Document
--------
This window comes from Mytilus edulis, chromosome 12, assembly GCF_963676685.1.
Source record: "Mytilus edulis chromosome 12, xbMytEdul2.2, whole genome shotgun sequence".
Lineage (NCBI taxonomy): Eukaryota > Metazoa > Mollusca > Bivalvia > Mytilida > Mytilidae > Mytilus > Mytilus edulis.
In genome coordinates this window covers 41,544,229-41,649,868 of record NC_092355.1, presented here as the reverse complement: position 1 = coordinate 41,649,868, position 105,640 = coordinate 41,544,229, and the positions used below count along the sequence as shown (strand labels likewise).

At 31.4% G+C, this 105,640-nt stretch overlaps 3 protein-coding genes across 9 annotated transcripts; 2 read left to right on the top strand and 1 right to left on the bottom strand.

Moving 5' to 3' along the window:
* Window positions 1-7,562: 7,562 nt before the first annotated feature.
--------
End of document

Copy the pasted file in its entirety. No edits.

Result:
This window comes from Mytilus edulis, chromosome 12, assembly GCF_963676685.1.
Source record: "Mytilus edulis chromosome 12, xbMytEdul2.2, whole genome shotgun sequence".
Lineage (NCBI taxonomy): Eukaryota > Metazoa > Mollusca > Bivalvia > Mytilida > Mytilidae > Mytilus > Mytilus edulis.
In genome coordinates this window covers 41,544,229-41,649,868 of record NC_092355.1, presented here as the reverse complement: position 1 = coordinate 41,649,868, position 105,640 = coordinate 41,544,229, and the positions used below count along the sequence as shown (strand labels likewise).

At 31.4% G+C, this 105,640-nt stretch overlaps 3 protein-coding genes across 9 annotated transcripts; 2 read left to right on the top strand and 1 right to left on the bottom strand.

Moving 5' to 3' along the window:
* Window positions 1-7,562: 7,562 nt before the first annotated feature.